Movie Mind Says: Add to Middle of Netflix Delivery List
If You Like This You Should Watch: The Sum of All Fears
Better Than: Rendition
Worse Than: Munich, Charlie Wilson’s War
Starring: Ben Affleck, Bryan Cranston, Alan Arkin, John Goodman
I must be missing something. It has to be a slow year for movies when Argo is being hailed as one of the best in cinema thus far. Don’t get me wrong, it’s a decent flick, but if viewers and critics are doing cartwheels over this one then it means we’ve lowered our expectations too far. Ben Affleck proves what I’ve been saying since his directorial debut of Gone Baby Gone: that he should spend the rest of his career behind the camera. While he may have at least made an attempt to step out of his acting “comfort zone” of playing only smart-asses from Beantown, he still puts in a largely mundane performance. Behind the camera though was a different story. It was solid and well-made, but still missed the mark from being a truly great film.
The story begins with a brief history lesson – something much needed and critical in being able to fully understand the film. It’s set during the 1979 Iran hostage crisis as the U.S. Embassy is taken over by radicals. Six Embassy employees escaped during the raid, but now the U.S. needs to extract them safely. They are hiding out at the Canadian Ambassador’s home but time is running out before they are captured. Keep in mind, there are still 40 other hostages still being held captive but because these six left the compound they are deemed in great danger if they are found because they will be treated like spies and executed.
Ben Affleck plays the CIA exfiltration specialist whose job it is to bring them home. He has the crazy idea to pretend they are part of a film crew that is in Iran for location scouting. Seeing the previews for the film, you’d think this was the main premise and there would be a lot of attention to that backstory. Instead, they glossed over some important details. What they do focus on is how Affleck’s character manages to convince the agency to follow his idea and set the wheels in motion in Hollywood. There is a bit of levity during the process of creating this “fake film” as the cover story, but it’s not nearly as funny as some have made it out to be.
Issue number one was the fact that you would think the entire story hinges on the hostages’ ability to pass for a real film crew. The whole point of the film focusing on the ability to have a believable “fake” film seems to require tha the people are as believable as the script and production. Unfortunately, the story barely even addresses this issue. Affleck’s character hands the hostages the scripts and bios and tells them to learn them front and back…and that’s it. He has to convince the hostages to buy into his plan and make sure they become the crew of this fake film. There was not nearly enough time spent on making sure they truly “played the part”. I just feel like this was such a crucial component that was overlooked. Maybe it comes back to the lack of acting chops on Affleck’s part but the film missed the boat entirely right there.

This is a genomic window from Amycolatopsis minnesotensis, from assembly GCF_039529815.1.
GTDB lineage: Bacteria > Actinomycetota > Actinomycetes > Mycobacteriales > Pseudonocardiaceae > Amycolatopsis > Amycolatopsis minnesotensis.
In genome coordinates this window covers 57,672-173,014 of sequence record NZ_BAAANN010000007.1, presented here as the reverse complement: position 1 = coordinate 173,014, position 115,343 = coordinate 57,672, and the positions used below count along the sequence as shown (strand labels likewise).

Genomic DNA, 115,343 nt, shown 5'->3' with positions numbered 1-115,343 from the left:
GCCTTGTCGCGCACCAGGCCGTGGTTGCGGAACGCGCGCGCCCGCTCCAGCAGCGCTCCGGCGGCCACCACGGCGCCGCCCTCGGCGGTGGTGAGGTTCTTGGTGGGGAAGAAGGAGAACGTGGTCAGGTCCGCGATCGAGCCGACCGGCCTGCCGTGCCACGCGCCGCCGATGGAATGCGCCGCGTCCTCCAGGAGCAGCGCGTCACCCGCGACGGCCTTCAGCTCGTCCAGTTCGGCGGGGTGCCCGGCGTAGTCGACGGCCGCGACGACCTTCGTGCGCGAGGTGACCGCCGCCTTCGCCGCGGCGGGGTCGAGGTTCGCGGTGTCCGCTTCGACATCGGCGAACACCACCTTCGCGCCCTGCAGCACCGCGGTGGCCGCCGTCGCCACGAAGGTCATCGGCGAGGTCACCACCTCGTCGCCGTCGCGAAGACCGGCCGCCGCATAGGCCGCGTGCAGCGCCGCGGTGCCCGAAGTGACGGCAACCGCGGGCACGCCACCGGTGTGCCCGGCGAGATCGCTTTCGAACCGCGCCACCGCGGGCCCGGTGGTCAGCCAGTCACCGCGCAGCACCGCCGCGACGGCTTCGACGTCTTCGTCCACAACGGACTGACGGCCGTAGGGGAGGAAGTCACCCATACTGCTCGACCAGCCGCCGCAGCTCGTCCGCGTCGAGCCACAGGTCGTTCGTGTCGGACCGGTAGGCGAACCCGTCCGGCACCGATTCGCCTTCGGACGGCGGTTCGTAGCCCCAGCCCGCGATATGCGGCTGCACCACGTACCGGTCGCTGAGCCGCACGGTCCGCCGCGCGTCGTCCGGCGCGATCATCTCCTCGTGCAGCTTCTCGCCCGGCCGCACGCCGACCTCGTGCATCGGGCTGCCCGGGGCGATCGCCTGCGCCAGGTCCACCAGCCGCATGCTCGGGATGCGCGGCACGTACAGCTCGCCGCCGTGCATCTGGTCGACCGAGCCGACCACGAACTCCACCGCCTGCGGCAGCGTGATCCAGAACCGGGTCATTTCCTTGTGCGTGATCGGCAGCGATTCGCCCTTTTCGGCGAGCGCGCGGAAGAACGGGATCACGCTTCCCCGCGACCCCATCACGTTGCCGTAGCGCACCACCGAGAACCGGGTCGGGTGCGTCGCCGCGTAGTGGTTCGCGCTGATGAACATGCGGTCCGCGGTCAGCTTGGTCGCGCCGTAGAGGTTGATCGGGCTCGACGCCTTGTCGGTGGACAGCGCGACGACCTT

Issue number two comes down to the sensitivity and compassion we have for the characters who are the hostages. Even though the film touches briefly on the “actual” hostage scenario, they seem hell bent on making the audience ignore the fact that 40 others are being held captive in a dungeon subjected to mental and physical torture and anguish. Yet we are supposed to feel compassion for these six who are staying at the Canadian Ambassador’s mansion, with housekeepers, drinking wine and eating food cooked by chefs each night? I understand they had a grave risk of being found and killed, but the other hostages were the ones who truly endured the pain.
The ending of the film had a bit of suspense and kept me interested, but it was all fabricated if you know the true story. I don’t mind the literary license, but if you’re going to use it that liberally it better be the best damn ending you could conceive. It’s a solid film, worthy of seeing, but I wouldn’t be buying into the hype about it being one of the year’s best. Throwing an Oscar nod at it would further validate my contention that the awards are a complete sham.
Interesting Cameo Appearance: Tate Donovan (aka the skeevy Jimmy Cooper in teeny-bopper drama The O.C. [yes that’s right I just dropped an O.C. reference on you]) as Bob Anders, one of the six Americans in hiding and awaiting rescue.
Tony Mendez: What’s your middle name? What’s your middle name? What’s your middle name? Shoot him, he’s an American spy!
Mark Lijek: Is that your real name?
Tony Mendez: No.
Jack O’Donnell: They’ve got revolutionary guards going door to door. These people die, they die badly.
Jack O’Donnell: This is the best bad idea we have sir…